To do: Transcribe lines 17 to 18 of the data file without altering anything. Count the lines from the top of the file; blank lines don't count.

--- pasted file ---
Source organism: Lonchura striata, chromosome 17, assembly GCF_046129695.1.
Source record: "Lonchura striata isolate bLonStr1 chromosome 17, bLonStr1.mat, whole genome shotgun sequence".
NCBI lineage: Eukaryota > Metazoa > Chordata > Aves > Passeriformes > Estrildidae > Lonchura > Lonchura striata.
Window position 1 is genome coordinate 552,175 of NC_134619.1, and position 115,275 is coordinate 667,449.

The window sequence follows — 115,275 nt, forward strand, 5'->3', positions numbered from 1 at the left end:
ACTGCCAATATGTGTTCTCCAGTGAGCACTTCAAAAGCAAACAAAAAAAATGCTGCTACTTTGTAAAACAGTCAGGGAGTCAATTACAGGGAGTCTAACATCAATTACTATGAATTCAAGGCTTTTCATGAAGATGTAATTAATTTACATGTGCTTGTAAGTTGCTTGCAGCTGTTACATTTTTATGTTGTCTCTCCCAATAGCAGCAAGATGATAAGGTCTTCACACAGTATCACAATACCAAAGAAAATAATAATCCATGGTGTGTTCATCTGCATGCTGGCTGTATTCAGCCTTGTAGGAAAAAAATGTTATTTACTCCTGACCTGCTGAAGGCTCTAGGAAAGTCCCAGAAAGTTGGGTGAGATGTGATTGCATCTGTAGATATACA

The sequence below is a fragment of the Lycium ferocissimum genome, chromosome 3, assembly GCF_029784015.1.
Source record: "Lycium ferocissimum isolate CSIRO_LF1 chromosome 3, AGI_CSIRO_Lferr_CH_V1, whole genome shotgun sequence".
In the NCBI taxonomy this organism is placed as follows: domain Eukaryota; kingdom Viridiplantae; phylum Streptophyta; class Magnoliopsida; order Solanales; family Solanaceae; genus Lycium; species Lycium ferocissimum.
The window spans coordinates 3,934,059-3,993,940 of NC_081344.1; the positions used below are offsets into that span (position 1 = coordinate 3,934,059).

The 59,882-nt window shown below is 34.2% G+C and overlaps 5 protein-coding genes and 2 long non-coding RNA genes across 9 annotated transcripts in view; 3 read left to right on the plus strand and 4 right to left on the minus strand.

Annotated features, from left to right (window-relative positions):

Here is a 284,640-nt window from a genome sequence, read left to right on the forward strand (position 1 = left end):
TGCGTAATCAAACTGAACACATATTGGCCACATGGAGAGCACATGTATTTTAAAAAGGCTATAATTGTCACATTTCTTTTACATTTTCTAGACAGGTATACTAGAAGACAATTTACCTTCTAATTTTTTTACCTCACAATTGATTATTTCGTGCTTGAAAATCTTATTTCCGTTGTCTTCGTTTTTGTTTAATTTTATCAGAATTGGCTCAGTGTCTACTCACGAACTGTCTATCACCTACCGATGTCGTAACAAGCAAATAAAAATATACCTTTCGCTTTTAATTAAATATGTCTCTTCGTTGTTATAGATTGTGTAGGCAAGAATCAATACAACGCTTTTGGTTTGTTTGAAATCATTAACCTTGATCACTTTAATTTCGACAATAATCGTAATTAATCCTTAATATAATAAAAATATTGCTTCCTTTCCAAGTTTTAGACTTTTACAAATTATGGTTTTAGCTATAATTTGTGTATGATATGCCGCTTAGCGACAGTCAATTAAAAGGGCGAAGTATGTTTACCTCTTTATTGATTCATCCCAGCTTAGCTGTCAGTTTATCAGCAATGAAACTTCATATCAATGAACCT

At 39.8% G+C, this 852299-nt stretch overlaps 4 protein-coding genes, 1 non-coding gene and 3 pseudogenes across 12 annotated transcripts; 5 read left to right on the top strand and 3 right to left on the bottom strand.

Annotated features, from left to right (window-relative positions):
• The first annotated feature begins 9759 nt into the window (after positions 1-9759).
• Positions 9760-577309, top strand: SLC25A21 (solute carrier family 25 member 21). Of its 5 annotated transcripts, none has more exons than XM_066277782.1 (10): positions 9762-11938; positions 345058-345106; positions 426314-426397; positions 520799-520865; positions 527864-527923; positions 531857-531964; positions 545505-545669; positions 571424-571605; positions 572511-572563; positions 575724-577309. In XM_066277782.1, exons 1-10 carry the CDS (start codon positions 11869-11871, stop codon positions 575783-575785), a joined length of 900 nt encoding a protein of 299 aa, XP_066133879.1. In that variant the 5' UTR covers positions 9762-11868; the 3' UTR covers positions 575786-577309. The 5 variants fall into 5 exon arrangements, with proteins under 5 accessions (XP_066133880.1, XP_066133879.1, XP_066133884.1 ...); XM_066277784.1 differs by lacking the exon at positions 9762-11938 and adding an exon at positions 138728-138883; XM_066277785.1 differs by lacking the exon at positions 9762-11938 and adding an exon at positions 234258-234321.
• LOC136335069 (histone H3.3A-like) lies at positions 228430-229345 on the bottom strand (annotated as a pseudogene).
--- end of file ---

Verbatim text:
• The first annotated feature begins 9759 nt into the window (after positions 1-9759).
• Positions 9760-577309, top strand: SLC25A21 (solute carrier family 25 member 21). Of its 5 annotated transcripts, none has more exons than XM_066277782.1 (10): positions 9762-11938; positions 345058-345106; positions 426314-426397; positions 520799-520865; positions 527864-527923; positions 531857-531964; positions 545505-545669; positions 571424-571605; positions 572511-572563; positions 575724-577309. In XM_066277782.1, exons 1-10 carry the CDS (start codon positions 11869-11871, stop codon positions 575783-575785), a joined length of 900 nt encoding a protein of 299 aa, XP_066133879.1. In that variant the 5' UTR covers positions 9762-11868; the 3' UTR covers positions 575786-577309. The 5 variants fall into 5 exon arrangements, with proteins under 5 accessions (XP_066133880.1, XP_066133879.1, XP_066133884.1 ...); XM_066277784.1 differs by lacking the exon at positions 9762-11938 and adding an exon at positions 138728-138883; XM_066277785.1 differs by lacking the exon at positions 9762-11938 and adding an exon at positions 234258-234321.